World J Pediatr 2015;11(1):54-60
 
Key words: drug resitance;
                    immunohistochemically;
                    neuroblastoma;
                    oncogenicity;
                    side population cells
 
 
Introduction
The cancer stem cell (CSC) theory proposes that the cells within a single tumor are heterogeneous. It is thought that CSCs possess self-renewal, multiple differentiation, and high malignancy.[1] Neuroblastoma (NB) is an embryonic neoplasm originating from the neural crest (NC) with cellular heterogeneity as one of its oncobiological characteristics. Recent studies have indicated that cancer stem cells in the tissues and cell lines of NB are closely correlated with the high malignancy of NB. The CSCs have been analyzed using a couple of methods. Surface markers expressed on cancer stem-like cells can be used to isolate these cells. Side population (SP) analysis is another popular method that is used to isolate CSCs. It exploits the efficient efflux of Hoechst 33342 dye from the stem cells to separate the Hoechst-negative cells using flowcytometry (FCM). These Hoechst-negative cells (SP cells) are enriched for stem cells.[2] Therefore, SP analysis is suitable for the development of future treatments. The ABCG2 transporter contributes to the exclusion of Hoechst in the SP cells and could be used as a marker to identify the SP cells.[3]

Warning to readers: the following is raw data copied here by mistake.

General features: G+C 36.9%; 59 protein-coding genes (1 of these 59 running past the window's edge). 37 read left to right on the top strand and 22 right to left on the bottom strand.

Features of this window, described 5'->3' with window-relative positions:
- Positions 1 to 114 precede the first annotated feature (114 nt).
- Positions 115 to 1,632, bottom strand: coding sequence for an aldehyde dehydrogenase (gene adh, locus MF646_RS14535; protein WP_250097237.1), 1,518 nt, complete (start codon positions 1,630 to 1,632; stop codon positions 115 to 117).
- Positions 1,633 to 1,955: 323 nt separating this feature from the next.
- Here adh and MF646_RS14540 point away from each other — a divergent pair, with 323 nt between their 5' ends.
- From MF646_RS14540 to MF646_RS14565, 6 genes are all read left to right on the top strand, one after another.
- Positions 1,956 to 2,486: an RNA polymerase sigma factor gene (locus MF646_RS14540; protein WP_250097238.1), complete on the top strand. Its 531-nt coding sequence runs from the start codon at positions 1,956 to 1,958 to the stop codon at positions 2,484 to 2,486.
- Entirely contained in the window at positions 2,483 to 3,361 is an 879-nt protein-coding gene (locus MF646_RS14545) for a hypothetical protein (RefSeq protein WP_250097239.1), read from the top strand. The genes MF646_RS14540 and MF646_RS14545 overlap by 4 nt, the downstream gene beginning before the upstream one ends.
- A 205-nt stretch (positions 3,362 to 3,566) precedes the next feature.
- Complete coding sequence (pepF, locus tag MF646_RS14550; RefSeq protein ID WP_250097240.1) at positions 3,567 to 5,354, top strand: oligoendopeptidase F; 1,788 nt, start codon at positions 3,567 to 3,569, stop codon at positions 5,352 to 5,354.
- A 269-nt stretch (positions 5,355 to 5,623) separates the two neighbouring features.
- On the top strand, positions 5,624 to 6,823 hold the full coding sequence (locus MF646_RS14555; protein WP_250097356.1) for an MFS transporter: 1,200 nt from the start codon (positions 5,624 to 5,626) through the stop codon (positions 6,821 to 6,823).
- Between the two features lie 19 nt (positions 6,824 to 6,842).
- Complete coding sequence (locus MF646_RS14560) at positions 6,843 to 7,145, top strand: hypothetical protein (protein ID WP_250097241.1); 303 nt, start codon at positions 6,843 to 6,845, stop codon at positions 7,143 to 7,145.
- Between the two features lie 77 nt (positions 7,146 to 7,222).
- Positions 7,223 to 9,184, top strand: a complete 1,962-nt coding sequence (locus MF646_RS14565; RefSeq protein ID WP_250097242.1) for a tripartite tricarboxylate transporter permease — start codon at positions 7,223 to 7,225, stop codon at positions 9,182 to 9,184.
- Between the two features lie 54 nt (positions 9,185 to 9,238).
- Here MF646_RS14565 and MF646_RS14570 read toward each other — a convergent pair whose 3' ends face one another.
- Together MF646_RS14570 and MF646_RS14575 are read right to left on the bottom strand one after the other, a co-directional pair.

To demonstrate the existence of neuroblastoma stem-like cells, we used immunohistochemistry to examine the expression of CD133, ABCG2, CD117, and nestin markers for the stem cell properties in neuroblastoma tissues before and after chemotherapy. The SP cells from the human neuroblastoma SH-SY5Y and WIV cell lines were sorted and the CSC characteristics of the SP cells were systematically identified.
Methods
Clinical samples
The patients who had undergone a curative surgery for neuroblastoma between January 2005 and June 2010 in Xin Hua Hospital of Shanghai Jiao Tong University were included in this study. Specimens were taken from the patients, formalin fixed, and paraffin embedded for analysis during the operation. Ten patients who received pre-operative A/B regimen chemotherapy were compared with another 10 patients who were not treated pre-operatively by chemotherapy.
Data on clinicopathological features, including age, sex, histological subtypes, and pathological stages were obtained from the medical records (Table 1). The study design and procedure involving collection of tissue sample were reviewed and approved by the ethics board of the Xin Hua Hospital.
Cell lines and animals